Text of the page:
This week the College World Series begins without Mississippi State being a part of the festivities.
It was certainly not the way the Bulldogs wanted to end the season, but the late run of 2012 has placed high expectations on the program and MSU coach John Cohen wouldn’t have it any other way.
“That is exactly what we want,” said Cohen on having expectations after State’s 40-win season. “It’s hard to have that conversation after 23-33, but that is exactly what you want. You want your players talking about it. You want your fan base talking about it.”
Cohen has a vision for the Bulldogs and he plans on making it a reality by simply pushing forward.
“I want us to be the very, very best we can be now and not look in the rear-view mirror,” Cohen said. “When you constantly look in the rear-view mirror of what it was, you’re making a huge mistake.”
At the end of the day, Cohen isn’t happy the season is over, but is excited about where the program is.
“I’m really pleased where we are, especially in the area of developing arms and the area of evolution of our players really buying-in and knowing we’re just right on the edge of being able to do something special," Cohen said.
State escapes MLB Draft
Each year Cohen has to hold his breath, hoping his roster isn’t decimated by the Major League Baseball Draft.
This is due to the fact that the draft can quickly turn a promising team in to a rebuilding project in the matter of a couple of days.
MSU pitchers Chris Stratton, Nick Routt, and Kendall Graveman were all taken off the current roster and Will DuPont is a Bulldog signee who was drafted.
“As of right now, we feel pretty good about it,” said Cohen. “DuPont is obviously an area of concern, but we’re optimistic we’re still going to get him. Anything can change.
“Certainly it’s an honor for Kendall to get drafted but we’re very hopeful we’re going to get him back. Obviously that would be someone very difficult to replace, but the fact that Kendall is such a huge part of our program from a leadership perspective, and the fact he is an engineering major which in most cases is a five-year program. We’re very optimistic about him also.”
With Stratton going in the first round with the 20th overall selection to the San Francisco Giants, it is a simple decision for the Bulldog ace. As for Routt, Cohen is happy for his opportunity.
“We’re really pleased for Nick Routt," Cohen said. "He just got his degree. The evolution of his changeup and velocity coming back throughout the year, I think he can pitch for a long time in the minor leagues.”
Bulldogs get time to heal
There's no secret of how much MSU faced the injury bug during the season.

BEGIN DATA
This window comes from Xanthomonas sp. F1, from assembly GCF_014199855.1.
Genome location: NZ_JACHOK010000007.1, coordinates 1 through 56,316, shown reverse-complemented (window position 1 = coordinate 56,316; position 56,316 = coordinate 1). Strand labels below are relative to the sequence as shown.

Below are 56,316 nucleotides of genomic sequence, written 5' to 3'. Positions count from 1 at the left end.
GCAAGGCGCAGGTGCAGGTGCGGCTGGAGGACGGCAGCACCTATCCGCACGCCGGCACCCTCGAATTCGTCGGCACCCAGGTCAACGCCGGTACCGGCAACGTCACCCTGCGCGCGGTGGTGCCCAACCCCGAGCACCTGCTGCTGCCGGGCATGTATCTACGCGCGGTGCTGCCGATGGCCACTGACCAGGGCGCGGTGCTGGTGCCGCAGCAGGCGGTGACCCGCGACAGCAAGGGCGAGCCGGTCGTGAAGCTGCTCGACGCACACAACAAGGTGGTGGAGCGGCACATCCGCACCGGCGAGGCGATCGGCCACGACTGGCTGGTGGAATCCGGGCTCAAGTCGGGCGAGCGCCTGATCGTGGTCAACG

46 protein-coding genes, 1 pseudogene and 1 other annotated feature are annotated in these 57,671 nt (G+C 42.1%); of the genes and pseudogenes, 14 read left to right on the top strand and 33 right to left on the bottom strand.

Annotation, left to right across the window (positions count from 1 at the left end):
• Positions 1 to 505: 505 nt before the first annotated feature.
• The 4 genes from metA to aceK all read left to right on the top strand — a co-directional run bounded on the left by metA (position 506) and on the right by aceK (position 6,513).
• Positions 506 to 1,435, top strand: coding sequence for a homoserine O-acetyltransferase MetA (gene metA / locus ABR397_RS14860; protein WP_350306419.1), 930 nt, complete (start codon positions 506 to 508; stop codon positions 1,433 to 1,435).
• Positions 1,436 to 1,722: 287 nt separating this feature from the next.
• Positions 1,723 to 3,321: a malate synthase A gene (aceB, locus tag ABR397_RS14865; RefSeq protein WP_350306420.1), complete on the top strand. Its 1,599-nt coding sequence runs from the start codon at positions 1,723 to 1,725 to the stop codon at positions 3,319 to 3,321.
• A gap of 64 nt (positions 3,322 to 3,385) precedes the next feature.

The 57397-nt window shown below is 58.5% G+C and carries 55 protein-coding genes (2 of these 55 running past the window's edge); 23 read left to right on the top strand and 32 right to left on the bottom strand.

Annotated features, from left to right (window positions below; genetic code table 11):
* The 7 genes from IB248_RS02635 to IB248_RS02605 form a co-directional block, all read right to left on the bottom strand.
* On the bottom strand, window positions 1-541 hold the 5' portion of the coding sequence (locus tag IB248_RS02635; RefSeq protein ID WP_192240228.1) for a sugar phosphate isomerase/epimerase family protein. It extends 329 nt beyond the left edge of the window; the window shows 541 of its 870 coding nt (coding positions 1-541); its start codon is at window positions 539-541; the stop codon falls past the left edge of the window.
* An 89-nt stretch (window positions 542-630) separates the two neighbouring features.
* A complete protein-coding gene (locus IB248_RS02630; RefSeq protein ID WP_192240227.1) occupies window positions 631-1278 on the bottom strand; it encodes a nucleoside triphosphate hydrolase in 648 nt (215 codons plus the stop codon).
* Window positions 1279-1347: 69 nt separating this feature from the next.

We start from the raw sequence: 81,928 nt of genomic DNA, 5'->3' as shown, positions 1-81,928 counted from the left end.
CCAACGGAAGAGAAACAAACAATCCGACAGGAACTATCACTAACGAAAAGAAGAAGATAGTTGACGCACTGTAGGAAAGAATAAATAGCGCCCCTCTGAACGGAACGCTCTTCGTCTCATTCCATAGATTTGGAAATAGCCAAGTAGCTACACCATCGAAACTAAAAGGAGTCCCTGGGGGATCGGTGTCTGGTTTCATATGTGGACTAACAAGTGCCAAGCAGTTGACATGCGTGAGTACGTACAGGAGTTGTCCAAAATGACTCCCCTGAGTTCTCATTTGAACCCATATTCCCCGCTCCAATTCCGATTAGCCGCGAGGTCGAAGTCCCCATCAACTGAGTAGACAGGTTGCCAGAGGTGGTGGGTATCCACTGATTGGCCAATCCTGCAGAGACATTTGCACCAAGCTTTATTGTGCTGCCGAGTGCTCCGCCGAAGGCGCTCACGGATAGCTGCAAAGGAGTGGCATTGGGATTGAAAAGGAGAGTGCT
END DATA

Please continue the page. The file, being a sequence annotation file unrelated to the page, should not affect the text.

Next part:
A rash of injuries plagued the team, but now the Bulldogs have the time to return to full strength.
“Mitch Slauter is going to have a little procedure done on his knee, which we feel is not going to be a big, big deal,” said Cohen. “We feel it's going to prohibit him from probably playing summer baseball. We’ll see in a month where he is and if he’s doing well, we'll send him to the Cape.”
Third baseman Daryl Norris, will have his knee re-examined in order to determine the direction of his summer rehab.
Like Norris, first baseman Wes Rea will be re-examined as well. His shoulder continues to give the slugger discomfort and Dr. Rusty Linton will continue to monitor his progress.
“Wes is really sick and tired of having to deal with it," Cohen said. "He’ll do whatever it takes to get that fixed."
C.T. Bradford will obviously be in recovery mode this summer after having shoulder surgery in April.
Graveman continues to rehab from his groin injury that bothered him over the final month of the season. No surgery appears to be needed at this time.
MSU's Boys of Summer
Mississippi State is set for summer league baseball all across the globe, headlined by shortstop Adam Frazier joining Team USA.
Roughly 20 Bulldogs have their summer assignments which is something Cohen sees as vital for their continued improvement.
“It’s really important for kids to have these summer experiences,” Cohen said. “I remember Pat McMahon pulling me into his office and telling me you’re going to play in Alaska; you’re going to be 2,000 miles from home; and it’s going to be a different culture. No matter what happens, you’re going to stick it out because you represent Mississippi State. It doesn’t matter if you get homesick and it doesn’t matter if you’re not playing well, you are going to stay there and represent all of us the right way.”
Even though the players will play at great distances, Cohen plans on staying in touch and may catch a game or two in person.
“Yeah, I’m hopeful I am going to get to go up to the Cape and see those guys,” Cohen said. “It’s really neat to evaluate your kids when they are playing with other kids and get the opportunity to kind of run their own program for the course of the summer.”